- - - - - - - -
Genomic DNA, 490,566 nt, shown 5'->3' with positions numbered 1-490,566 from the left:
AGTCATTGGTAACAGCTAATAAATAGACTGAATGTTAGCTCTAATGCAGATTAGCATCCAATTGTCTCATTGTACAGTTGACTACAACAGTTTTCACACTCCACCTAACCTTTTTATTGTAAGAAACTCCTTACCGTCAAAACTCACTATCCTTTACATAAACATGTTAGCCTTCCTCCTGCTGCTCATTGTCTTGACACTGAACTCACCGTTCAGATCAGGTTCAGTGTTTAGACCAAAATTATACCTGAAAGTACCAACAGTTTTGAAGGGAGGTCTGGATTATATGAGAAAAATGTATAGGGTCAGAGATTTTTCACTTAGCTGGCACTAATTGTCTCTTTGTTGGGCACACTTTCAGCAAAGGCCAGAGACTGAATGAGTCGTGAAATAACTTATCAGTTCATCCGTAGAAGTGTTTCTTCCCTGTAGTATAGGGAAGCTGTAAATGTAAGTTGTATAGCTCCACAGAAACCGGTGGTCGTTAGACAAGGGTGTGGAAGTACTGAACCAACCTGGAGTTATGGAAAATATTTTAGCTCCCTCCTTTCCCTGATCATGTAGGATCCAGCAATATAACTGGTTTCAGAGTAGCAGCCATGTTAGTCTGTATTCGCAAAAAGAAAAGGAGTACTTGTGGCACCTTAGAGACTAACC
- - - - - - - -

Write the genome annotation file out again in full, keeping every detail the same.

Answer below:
Genomic DNA, 490,566 nt, shown 5'->3' with positions numbered 1-490,566 from the left:
AGTCATTGGTAACAGCTAATAAATAGACTGAATGTTAGCTCTAATGCAGATTAGCATCCAATTGTCTCATTGTACAGTTGACTACAACAGTTTTCACACTCCACCTAACCTTTTTATTGTAAGAAACTCCTTACCGTCAAAACTCACTATCCTTTACATAAACATGTTAGCCTTCCTCCTGCTGCTCATTGTCTTGACACTGAACTCACCGTTCAGATCAGGTTCAGTGTTTAGACCAAAATTATACCTGAAAGTACCAACAGTTTTGAAGGGAGGTCTGGATTATATGAGAAAAATGTATAGGGTCAGAGATTTTTCACTTAGCTGGCACTAATTGTCTCTTTGTTGGGCACACTTTCAGCAAAGGCCAGAGACTGAATGAGTCGTGAAATAACTTATCAGTTCATCCGTAGAAGTGTTTCTTCCCTGTAGTATAGGGAAGCTGTAAATGTAAGTTGTATAGCTCCACAGAAACCGGTGGTCGTTAGACAAGGGTGTGGAAGTACTGAACCAACCTGGAGTTATGGAAAATATTTTAGCTCCCTCCTTTCCCTGATCATGTAGGATCCAGCAATATAACTGGTTTCAGAGTAGCAGCCATGTTAGTCTGTATTCGCAAAAAGAAAAGGAGTACTTGTGGCACCTTAGAGACTAACC